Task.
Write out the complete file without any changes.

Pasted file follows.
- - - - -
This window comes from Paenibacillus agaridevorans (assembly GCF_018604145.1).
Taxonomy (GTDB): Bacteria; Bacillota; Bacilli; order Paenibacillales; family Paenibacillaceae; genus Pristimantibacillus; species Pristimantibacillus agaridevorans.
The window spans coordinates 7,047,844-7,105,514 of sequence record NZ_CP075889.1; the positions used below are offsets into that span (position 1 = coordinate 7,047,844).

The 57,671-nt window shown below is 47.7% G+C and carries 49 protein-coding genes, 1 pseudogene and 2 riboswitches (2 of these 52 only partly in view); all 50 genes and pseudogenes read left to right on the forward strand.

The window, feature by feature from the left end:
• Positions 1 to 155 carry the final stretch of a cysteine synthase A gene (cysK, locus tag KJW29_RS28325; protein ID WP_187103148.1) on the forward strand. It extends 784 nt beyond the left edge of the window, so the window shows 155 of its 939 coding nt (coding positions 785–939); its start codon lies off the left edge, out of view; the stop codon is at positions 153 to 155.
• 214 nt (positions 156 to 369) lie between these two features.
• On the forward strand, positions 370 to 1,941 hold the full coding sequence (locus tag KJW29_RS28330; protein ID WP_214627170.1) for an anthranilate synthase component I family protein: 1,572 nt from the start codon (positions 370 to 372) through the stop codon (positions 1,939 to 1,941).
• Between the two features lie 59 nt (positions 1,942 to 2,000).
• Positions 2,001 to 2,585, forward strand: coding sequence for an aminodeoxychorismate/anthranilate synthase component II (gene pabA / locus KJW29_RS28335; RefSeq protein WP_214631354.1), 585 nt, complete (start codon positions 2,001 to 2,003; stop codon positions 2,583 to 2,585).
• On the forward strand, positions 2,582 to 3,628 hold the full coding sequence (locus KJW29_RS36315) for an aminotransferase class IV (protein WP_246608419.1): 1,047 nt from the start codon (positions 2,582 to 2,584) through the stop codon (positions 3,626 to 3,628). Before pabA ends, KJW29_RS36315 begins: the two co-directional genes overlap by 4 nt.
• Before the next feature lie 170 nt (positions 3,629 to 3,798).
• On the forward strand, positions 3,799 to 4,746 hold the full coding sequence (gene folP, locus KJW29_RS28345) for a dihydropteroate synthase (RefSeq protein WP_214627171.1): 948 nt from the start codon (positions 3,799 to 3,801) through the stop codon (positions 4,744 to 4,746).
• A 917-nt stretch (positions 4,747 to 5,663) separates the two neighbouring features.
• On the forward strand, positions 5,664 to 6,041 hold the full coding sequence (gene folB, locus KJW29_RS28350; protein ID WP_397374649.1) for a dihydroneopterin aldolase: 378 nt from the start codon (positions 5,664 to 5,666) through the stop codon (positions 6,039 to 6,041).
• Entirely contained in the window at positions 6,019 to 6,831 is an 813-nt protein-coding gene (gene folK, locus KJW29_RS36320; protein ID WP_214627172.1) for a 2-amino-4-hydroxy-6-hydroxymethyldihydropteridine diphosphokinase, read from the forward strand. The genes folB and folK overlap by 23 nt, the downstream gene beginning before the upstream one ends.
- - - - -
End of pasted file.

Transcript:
This window comes from Paenibacillus agaridevorans (assembly GCF_018604145.1).
Taxonomy (GTDB): Bacteria; Bacillota; Bacilli; order Paenibacillales; family Paenibacillaceae; genus Pristimantibacillus; species Pristimantibacillus agaridevorans.
The window spans coordinates 7,047,844-7,105,514 of sequence record NZ_CP075889.1; the positions used below are offsets into that span (position 1 = coordinate 7,047,844).

The 57,671-nt window shown below is 47.7% G+C and carries 49 protein-coding genes, 1 pseudogene and 2 riboswitches (2 of these 52 only partly in view); all 50 genes and pseudogenes read left to right on the forward strand.

The window, feature by feature from the left end:
• Positions 1 to 155 carry the final stretch of a cysteine synthase A gene (cysK, locus tag KJW29_RS28325; protein ID WP_187103148.1) on the forward strand. It extends 784 nt beyond the left edge of the window, so the window shows 155 of its 939 coding nt (coding positions 785–939); its start codon lies off the left edge, out of view; the stop codon is at positions 153 to 155.
• 214 nt (positions 156 to 369) lie between these two features.
• On the forward strand, positions 370 to 1,941 hold the full coding sequence (locus tag KJW29_RS28330; protein ID WP_214627170.1) for an anthranilate synthase component I family protein: 1,572 nt from the start codon (positions 370 to 372) through the stop codon (positions 1,939 to 1,941).
• Between the two features lie 59 nt (positions 1,942 to 2,000).
• Positions 2,001 to 2,585, forward strand: coding sequence for an aminodeoxychorismate/anthranilate synthase component II (gene pabA / locus KJW29_RS28335; RefSeq protein WP_214631354.1), 585 nt, complete (start codon positions 2,001 to 2,003; stop codon positions 2,583 to 2,585).
• On the forward strand, positions 2,582 to 3,628 hold the full coding sequence (locus KJW29_RS36315) for an aminotransferase class IV (protein WP_246608419.1): 1,047 nt from the start codon (positions 2,582 to 2,584) through the stop codon (positions 3,626 to 3,628). Before pabA ends, KJW29_RS36315 begins: the two co-directional genes overlap by 4 nt.
• Before the next feature lie 170 nt (positions 3,629 to 3,798).
• On the forward strand, positions 3,799 to 4,746 hold the full coding sequence (gene folP, locus KJW29_RS28345) for a dihydropteroate synthase (RefSeq protein WP_214627171.1): 948 nt from the start codon (positions 3,799 to 3,801) through the stop codon (positions 4,744 to 4,746).
• A 917-nt stretch (positions 4,747 to 5,663) separates the two neighbouring features.
• On the forward strand, positions 5,664 to 6,041 hold the full coding sequence (gene folB, locus KJW29_RS28350; protein ID WP_397374649.1) for a dihydroneopterin aldolase: 378 nt from the start codon (positions 5,664 to 5,666) through the stop codon (positions 6,039 to 6,041).
• Entirely contained in the window at positions 6,019 to 6,831 is an 813-nt protein-coding gene (gene folK, locus KJW29_RS36320; protein ID WP_214627172.1) for a 2-amino-4-hydroxy-6-hydroxymethyldihydropteridine diphosphokinase, read from the forward strand. The genes folB and folK overlap by 23 nt, the downstream gene beginning before the upstream one ends.